Today’s arguments in Gabelli v. SEC were quite humorous, as Justices Scalia and Breyer did their standup schtick.
When Justice Breyer asks someone to prove him wrong, he knows they can’t:
All right. Now, you will tell me that I’m wrong by citing some cases that show I’m wrong. And that’s what I’m asking. I want to be told I’m wrong, sort of.
MR. WALL: And I guess what I want to tell you is there aren’t cases out there one way or the other. There aren’t cases endorsing or declining to adopt the discovery rule in the context of fraud or concealment with civil penalty actions —
JUSTICE SCALIA: You’d expect that – you’d expect there to be some cases in a couple of hundred years.
JUSTICE BREYER: No, I haven’t found one.
JUSTICE SCALIA: Fraud is nothing new, for Pete’s sake.
This is the SCOTUS equivalent of a humble brag.
This exchange, with my former FedCourts Prof, and current Assistant SG Jeff Wall, was perfectly timed:
JUSTICE SCALIA: And you will say nonsense in that future case, won’t you?
MR. WALL: That’s — I’ll be as right then as I am now. (Laughter.)
You can read it here. Thanks to Dan Solove and the crew for allowing me to post my review.
The U.S. Commission on Civil Rights has State Advisory Committees in all 50 states and the District of Columbia. I have been appointed to Texas’s Committee. I look forward to working on reports that will be submitted to the Commission.
My application form is available here.
Update: My commission letter is here.
To Josh Blackman
-With Best regards
I can add it to my collection.
No, I did not pay $600 for the ticket. They had a limited quantity of student tickets available on a first-come, first-serve basis. I think I got to the Kennedy Center at 6:30 a.m. FWIW, the Justice’s signature is nearly identical. I assure you, no unconstitutional autopen was used.
It’s pretty bad when not even the habeas petitioner seeks to defend the reasoning of the court that rules in hsi favor:
We would address Carter’s arguments in defense of the Sixth Circuit’s decision, but, there are none. Carter’s brief informed us that “[t]his Court need not consider the statutory argument with which the [petitioner’s] brief begins— i.e., that there is no ‘statutory right’ under 18 U. S. C. §4241 to be competent in habeas proceedings.” Brief for Respondent in No. 11–218, p. 15. Apparently, Carter found the Sixth Circuit’s reasoning indefensible. We agree.
Note: I clerked for the 6th Circuit last year, but had no involvement int his case (it was argued and decided before I even arrived at the court).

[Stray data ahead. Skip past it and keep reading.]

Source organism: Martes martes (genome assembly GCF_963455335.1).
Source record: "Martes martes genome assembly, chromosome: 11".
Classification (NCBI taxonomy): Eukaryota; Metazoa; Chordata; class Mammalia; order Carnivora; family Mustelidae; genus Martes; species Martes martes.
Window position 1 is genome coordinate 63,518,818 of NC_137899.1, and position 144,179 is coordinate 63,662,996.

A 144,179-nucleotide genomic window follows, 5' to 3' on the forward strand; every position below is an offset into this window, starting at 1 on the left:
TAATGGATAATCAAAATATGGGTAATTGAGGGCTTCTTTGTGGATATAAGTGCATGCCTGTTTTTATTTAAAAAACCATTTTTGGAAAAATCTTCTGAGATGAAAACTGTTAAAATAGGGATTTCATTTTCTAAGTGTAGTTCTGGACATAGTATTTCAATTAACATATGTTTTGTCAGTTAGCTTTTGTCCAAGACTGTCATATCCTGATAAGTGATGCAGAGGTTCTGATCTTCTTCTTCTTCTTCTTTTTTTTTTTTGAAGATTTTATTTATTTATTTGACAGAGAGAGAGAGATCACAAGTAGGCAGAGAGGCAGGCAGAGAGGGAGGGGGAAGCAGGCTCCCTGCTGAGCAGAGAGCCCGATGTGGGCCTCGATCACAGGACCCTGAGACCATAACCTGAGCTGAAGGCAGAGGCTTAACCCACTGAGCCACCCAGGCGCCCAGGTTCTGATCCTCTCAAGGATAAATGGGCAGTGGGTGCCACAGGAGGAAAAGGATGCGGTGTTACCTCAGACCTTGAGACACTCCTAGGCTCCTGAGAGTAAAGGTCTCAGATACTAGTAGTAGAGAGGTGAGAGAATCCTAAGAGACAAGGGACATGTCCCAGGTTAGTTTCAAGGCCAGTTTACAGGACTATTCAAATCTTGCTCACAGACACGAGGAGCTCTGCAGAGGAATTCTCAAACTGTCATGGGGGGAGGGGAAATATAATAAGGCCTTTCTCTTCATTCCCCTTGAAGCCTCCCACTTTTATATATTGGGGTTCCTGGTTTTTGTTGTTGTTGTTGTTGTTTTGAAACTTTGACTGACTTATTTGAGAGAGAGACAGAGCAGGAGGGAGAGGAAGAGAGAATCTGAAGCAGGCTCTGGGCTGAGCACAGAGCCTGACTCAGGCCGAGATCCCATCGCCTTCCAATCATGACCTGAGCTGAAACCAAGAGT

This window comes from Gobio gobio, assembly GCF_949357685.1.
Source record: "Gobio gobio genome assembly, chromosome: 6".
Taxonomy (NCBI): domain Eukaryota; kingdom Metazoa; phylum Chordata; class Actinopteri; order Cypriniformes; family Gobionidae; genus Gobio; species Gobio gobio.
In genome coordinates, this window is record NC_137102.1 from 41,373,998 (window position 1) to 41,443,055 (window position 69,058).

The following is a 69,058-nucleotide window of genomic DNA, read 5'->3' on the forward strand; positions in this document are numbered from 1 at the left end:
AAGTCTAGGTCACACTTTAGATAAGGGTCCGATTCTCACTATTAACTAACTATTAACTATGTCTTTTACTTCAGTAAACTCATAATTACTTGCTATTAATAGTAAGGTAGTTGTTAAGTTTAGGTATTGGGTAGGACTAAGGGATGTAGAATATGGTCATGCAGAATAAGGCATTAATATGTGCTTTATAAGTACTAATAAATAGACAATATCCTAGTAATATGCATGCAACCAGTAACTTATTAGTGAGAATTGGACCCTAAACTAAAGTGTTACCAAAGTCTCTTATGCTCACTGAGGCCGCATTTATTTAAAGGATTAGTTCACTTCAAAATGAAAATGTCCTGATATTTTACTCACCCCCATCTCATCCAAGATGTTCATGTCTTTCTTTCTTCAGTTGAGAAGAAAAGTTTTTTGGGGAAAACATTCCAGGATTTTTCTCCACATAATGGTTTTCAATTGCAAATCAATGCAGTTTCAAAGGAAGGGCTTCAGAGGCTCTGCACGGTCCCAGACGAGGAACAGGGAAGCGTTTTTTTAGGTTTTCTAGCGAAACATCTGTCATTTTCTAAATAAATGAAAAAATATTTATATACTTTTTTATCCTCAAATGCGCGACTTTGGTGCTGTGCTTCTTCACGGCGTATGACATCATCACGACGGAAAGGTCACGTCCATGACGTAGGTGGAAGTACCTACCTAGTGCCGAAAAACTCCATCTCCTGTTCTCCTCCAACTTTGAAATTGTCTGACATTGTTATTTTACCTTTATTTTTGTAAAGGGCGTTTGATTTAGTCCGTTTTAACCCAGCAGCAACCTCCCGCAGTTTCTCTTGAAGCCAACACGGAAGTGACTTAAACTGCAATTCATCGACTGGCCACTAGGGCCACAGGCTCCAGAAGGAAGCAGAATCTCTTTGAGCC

Today in LA County Flood Control District v. NRDC, Justice Alito concurred in judgment, without comment. He simply wrote:
JUSTICE ALITO concurs in the judgment.
Justice Ginsburg’s opinion reversing the 9th Circuit was unanimous. Justice Alito did not join that judgment, nor did he give any reason why he did not. Justice Thomas has done this before.
This is the SCOTUS way of communicating, “Just saying.”
H/T Mike Sacks
Update: Kedar Bhatia highlights some examples were Justices have concurred or dissented without an opinion.
Makes sense. They are, after all, taking an oath to support and defend the Constitution. Kudos to Rep. Kyrsten Sinema, who is religiously “unaffiliated.” Though, I can’t tell what kind of Constitution that is.
To Justice Breyer, No One Pays Attention to Justice Scalia, but Everyone Listens to *JUSTICE* Posner
During oral argument in Descamps v. United States (11-9540), Justice Breyer willingly chided Justice Scalia while unwittingly elevating Judge Posner to the Supreme Court.
JUSTICE BREYER: No, no, no. But I mean, what I would do — I’ve said this and nobody pays any attention. I think Justice Scalia’s said it; nobody pays any attention. I think Justice Posner said it. He said: Look, under clause 2, these are really empirical questions, is this dangerous or not. Let’s do a little sampling and what we’ll do is we’ll sample the kinds of people that this particular State statute X get convicted under and where a whole lot of them are dangerous it’s a dangerous statute; and where not, not. And so nobody’s done that sampling, but we do have some numbers here and the numbers here suggest that this is really a burglary statute.
I’m sure Judge Posner wishes that he was at 1 First Street and not Justice Scalia.
H/T Jacob Berlove